Even without the imposition of climate change, caring for the environment is a pre-requisite for survival. While many environmental issues may lie in the domain of government control, communities that are better informed about such matters are more able to adapt to catastrophic environmental events.
The education system – and specifically the SADC Care and Support for Teaching and Learning framework – offers an effective vehicle to drive a response to the very real threat of climate change and related anthropogenic impacts on the natural environment.
As SADC’s implementing partner for CSTL, MIET AFRICA is increasingly aware of the paucity of support for boys and young men as compared for that of vulnerable girls and young women.
The paper highlights the vulnerability of boys and young men, and argues that engaging them in a more holistic approach to gender equality, and addressing their own specific vulnerabilities, has the potential to benefit both boys and girls. It concludes with recommendations for strengthening support for boys and young men within the CSTL framework.
MIET AFRICA’s Innovative Learning Environments project, implemented in three schools in KZN, South Africa, devised and trialled a range of innovative strategies to improve learning outcomes of seriously underachieving learners. The use of electronic devices proved to be a particularly powerful strategy for learning mathematics, especially when their use was paired with tuition and support by mentor learners.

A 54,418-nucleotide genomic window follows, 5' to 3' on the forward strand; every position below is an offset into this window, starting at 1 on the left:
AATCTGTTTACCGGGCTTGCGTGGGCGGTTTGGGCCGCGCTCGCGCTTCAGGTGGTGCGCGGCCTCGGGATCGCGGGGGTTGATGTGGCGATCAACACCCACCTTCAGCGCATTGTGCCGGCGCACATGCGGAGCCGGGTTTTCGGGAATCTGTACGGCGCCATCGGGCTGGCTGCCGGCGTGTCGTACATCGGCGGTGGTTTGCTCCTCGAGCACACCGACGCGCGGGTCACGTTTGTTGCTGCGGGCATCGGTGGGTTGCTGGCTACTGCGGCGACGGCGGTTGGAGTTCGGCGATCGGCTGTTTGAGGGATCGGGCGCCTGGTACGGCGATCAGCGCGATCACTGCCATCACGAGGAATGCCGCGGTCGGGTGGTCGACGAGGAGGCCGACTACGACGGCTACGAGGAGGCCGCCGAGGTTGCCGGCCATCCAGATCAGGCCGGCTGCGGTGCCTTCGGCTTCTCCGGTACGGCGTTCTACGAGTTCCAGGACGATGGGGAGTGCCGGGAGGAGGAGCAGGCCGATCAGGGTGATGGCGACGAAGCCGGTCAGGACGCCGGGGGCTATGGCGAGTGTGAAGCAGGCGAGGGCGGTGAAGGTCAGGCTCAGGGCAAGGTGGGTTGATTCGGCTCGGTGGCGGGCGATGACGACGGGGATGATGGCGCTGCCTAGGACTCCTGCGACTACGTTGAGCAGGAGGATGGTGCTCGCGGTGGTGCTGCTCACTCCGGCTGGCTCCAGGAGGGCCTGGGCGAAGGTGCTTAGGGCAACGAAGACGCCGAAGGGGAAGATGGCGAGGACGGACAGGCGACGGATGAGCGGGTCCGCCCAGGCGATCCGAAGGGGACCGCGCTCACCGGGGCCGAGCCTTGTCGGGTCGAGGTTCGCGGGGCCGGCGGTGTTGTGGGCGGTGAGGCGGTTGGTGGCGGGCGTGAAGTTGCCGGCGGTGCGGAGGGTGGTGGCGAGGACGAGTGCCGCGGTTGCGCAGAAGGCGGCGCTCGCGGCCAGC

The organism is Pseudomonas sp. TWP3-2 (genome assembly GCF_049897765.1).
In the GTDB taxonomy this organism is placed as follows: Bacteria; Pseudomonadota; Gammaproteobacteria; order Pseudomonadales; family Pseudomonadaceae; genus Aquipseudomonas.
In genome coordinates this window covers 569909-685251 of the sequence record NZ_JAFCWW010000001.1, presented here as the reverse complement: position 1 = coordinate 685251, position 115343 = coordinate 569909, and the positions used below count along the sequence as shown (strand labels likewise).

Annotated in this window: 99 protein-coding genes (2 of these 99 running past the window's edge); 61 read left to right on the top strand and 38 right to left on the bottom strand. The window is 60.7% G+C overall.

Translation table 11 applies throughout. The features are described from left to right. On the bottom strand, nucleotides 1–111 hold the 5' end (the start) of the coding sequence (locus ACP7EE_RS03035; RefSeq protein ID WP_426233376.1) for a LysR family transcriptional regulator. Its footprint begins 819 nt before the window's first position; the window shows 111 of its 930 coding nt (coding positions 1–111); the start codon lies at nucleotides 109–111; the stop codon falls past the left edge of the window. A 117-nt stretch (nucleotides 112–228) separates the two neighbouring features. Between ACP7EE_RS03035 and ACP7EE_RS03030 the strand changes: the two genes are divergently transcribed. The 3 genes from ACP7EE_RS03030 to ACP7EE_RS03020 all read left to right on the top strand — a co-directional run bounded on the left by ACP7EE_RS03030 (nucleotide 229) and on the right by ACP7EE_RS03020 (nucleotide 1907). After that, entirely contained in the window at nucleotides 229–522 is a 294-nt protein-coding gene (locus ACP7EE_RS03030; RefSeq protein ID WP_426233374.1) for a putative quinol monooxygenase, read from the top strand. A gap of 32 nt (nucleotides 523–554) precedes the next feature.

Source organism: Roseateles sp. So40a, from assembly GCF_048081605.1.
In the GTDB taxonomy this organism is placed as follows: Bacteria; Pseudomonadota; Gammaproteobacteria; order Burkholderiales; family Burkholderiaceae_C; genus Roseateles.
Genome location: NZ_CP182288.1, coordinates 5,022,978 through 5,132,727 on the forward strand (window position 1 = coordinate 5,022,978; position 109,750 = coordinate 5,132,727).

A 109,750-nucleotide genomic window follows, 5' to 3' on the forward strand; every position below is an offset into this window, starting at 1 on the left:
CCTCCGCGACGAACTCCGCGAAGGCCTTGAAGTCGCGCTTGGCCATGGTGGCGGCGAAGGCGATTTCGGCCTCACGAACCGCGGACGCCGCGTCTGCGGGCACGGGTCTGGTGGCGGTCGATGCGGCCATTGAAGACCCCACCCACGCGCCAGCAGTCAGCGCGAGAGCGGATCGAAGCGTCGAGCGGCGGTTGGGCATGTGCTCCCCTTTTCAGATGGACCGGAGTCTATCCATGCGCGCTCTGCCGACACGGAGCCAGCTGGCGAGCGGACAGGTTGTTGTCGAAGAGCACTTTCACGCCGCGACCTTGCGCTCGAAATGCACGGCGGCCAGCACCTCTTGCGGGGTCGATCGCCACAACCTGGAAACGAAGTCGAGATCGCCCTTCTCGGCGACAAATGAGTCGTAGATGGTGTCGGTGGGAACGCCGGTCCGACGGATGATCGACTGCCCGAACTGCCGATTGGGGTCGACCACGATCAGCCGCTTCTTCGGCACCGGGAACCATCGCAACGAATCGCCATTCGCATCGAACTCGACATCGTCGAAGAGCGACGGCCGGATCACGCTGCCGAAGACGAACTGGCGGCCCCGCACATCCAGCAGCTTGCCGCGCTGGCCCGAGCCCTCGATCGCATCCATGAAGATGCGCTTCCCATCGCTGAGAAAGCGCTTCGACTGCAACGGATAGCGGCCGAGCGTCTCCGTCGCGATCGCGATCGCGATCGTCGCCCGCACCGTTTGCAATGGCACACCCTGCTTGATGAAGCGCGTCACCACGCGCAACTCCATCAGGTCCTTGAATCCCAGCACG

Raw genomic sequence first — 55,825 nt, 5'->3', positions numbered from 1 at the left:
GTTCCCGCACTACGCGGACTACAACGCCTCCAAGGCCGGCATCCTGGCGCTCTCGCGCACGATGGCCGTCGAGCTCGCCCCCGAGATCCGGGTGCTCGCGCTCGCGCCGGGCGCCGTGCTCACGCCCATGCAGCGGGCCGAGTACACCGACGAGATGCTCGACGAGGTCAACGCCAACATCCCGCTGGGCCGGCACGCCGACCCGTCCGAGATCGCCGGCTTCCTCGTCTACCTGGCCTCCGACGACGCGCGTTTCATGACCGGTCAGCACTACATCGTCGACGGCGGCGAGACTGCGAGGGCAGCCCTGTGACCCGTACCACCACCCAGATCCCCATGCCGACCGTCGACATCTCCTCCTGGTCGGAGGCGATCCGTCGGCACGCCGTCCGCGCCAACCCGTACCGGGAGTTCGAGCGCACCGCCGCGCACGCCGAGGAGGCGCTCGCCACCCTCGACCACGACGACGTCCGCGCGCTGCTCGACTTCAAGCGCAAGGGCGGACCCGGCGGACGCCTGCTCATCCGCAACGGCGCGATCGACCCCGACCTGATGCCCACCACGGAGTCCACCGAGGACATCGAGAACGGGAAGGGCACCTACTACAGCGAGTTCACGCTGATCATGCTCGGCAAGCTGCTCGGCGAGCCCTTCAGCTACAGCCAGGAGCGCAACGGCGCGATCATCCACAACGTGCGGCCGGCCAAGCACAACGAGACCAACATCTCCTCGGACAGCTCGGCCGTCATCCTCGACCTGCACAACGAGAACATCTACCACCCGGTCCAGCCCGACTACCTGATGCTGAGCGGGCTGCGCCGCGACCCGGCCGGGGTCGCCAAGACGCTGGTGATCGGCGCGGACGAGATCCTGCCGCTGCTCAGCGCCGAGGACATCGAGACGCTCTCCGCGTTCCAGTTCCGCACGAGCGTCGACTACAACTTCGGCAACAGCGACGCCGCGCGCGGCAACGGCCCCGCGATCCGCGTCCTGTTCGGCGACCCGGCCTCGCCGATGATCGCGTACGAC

Large development programmes that are heavily data-dependent pose considerable challenges, both logistical and analytical. This paper seeks to highlight the challenges associated with traditional systems (i.e. paper-based) of data collection and analysis, and demonstrates how the utilization of digitized technologies (as demonstrated in the Young Women and Girls Programme [see Keeping Girls in School]) can enhance efficiencies in logistics, analysis and overall project management.